Diffuse idiopathic skeletal hyperostosis (DISH), also known as Forestier’s disease, is primarily a disease of the spine, but individuals suffering from this condition exhibit characteristic bony abormalities elsewhere in the body that distinguish it from ankylosing spondylitis. DISH is not a true arthropathy because it does not affect cartilage or synovium (Roberts and Manchester, 2005: 159). Instead, there is gradual and complete fusion of the spine, particularly in the thoracic region, with retention of the integtrity of vertebral articular surfaces and joint spaces (Roberts and Manchester, 2005: 159). The anterior longitudinal ligament of the spine and paraspinal tissues ossify, the osteophytes that are produced being large and flowing like ‘candlewax’ (Roberts and Manchester, 2005: 159-160). In addition, there are enthesopathies at tendon and ligament insertions and cartilage, especially in the neck and ribs, ossifies (Roberts and Manchester, 2005: 160).
Its specific cause is unknown, but it appears to be associated with obesity and Type 2 diabetes (Roberts and Manchester, 2005: 159). Males are slightly more affected than females and the age of onset is usually over 50 years of age (Roberts and Manchester, 2005: 159). DISH is found more in Northern European people (Roberts and Manchester, 2005: 160).
A disease of some antiquity, the earliest known case is that of a Neanderthal skeleton from Iraq, dated between 40,000 and 73,000 years BP (Roberts and Manchester, 2005: 159). It is also increasingly being seen in both monastic and non-monastic cemetery groups in the archaeological record (Roberts and Manchester, 2005: 160). It has been suggested that a rich diet and lack of exercise predisposed medieval monks to obesity and late onset diabetes. Such high status people may also have lived longer to develop the condition (Roberts and Manchester, 2005: 160).
DISH has also been reported in an Alaskan bear, as well as in extinct Mammut, Teleoceras, Menoceras, Equus, Bison bison, Canis diris, Ovibos, Smilodon, megatheridae, Thinocetus arthritis and Pelocetus, and in contemporary Papio, Cercopithecus, Macaca, Erythrocebus, and Gorilla gorilla gorilla (Rothschild and Martin, 1993: 236). Ossified tendons are also present in most dinosaurs (including ceratopsians, hadrosaurs, iguanodonts, and pachycephalosaurs). This includes a juvenile Pinacosaurus grangeri and Pachyrhinosaurus and has even been observed in an embryonic duckbill (Hypacrosaurus ?) (Rothschild and Martin, 1993: 235-236). Whilst these non-pathologic phenomenon are considered simply as extensions of presygophases by some researchers, they are considered by others to be indistinguishable from the tendon ossification seen in DISH (Rothschild and Martin, 1993: 236). Analogous tendon ossification has also been noted in c. 50% of sauropods, resulting in the fusion of two to four cervical vertebrae, something considered non-traumatic in origin as CT scans reveal the zygoapophyseal facets are unaffected (Rothschild and Martin, 1993: 236).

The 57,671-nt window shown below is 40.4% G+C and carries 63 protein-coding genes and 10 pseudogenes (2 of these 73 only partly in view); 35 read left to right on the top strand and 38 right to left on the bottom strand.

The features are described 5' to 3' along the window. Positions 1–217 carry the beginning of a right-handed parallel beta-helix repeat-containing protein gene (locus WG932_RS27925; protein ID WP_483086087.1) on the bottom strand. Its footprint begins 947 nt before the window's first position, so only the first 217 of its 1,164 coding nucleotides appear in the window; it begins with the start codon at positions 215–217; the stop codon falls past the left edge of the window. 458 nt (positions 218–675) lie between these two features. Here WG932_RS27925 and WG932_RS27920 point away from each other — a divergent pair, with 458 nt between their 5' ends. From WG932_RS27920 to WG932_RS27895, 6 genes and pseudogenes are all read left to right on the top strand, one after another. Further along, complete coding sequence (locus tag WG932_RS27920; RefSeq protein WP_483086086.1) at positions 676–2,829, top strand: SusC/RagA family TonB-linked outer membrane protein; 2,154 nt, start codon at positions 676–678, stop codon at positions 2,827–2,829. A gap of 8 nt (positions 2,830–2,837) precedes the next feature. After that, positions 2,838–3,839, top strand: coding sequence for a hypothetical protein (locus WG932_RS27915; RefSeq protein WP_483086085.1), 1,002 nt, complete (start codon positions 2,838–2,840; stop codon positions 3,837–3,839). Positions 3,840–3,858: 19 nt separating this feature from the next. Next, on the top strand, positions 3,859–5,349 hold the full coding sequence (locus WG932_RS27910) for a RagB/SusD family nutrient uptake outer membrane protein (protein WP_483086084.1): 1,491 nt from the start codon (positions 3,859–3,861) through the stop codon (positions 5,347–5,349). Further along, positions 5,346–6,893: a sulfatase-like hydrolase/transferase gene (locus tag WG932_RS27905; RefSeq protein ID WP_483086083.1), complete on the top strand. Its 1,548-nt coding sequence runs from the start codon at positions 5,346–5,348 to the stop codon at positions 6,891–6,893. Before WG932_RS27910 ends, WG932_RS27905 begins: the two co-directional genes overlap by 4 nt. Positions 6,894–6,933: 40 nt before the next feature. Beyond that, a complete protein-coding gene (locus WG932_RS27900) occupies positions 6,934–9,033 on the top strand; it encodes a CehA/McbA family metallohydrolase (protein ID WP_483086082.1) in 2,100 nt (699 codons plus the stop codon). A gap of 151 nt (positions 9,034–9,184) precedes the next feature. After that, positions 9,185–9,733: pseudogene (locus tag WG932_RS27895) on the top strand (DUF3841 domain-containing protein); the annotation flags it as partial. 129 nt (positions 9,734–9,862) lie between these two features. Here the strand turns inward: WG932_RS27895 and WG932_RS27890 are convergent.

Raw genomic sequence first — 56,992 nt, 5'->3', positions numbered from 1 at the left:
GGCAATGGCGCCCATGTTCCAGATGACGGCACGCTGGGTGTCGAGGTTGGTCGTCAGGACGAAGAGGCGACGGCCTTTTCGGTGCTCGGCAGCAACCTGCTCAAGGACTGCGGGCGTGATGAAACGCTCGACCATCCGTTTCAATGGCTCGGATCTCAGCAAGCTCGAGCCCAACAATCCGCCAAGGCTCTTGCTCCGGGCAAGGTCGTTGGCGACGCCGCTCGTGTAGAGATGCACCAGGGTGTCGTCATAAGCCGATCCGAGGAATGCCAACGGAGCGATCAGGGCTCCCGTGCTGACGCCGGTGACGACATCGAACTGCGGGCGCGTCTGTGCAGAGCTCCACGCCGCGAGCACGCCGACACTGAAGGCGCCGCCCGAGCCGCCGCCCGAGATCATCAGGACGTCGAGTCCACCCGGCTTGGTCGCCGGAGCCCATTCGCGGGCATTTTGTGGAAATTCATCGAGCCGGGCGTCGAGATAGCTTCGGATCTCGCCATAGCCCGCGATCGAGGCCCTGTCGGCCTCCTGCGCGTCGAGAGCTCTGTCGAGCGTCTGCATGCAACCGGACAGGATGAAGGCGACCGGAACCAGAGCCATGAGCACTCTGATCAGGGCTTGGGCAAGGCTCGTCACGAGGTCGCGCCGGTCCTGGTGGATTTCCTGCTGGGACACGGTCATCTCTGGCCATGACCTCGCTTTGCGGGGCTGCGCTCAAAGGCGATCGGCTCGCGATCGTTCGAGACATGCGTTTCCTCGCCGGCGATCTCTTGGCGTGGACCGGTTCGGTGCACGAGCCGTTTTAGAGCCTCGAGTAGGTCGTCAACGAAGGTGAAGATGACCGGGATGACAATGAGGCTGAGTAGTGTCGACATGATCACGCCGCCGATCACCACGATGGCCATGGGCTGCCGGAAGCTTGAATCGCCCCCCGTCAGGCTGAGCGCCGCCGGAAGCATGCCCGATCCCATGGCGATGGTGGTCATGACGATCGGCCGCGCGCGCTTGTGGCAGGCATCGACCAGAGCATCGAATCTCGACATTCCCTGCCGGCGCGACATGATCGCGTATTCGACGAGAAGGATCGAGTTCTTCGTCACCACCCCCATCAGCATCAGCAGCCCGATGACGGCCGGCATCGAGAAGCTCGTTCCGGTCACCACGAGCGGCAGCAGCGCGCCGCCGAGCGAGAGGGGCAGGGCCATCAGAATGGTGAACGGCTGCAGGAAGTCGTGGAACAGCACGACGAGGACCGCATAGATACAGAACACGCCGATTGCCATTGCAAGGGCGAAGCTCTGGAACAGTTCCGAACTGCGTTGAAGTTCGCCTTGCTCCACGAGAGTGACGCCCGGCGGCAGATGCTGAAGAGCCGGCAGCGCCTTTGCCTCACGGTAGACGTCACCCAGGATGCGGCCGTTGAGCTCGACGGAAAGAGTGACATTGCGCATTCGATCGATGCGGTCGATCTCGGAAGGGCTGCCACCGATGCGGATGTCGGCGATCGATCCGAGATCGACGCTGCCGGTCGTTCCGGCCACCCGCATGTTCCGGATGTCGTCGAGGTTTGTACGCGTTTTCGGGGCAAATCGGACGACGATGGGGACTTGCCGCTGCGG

Roberts, C. and Manchester, K. 2005. The Archaeology of Disease. 3rd Edition. Stroud: Alan Sutton Publishing Ltd.
Rothschild, B.M. and Martin, L.D. 1993. Paleopathology: Disease in the Fossil Record. CRC Press: London.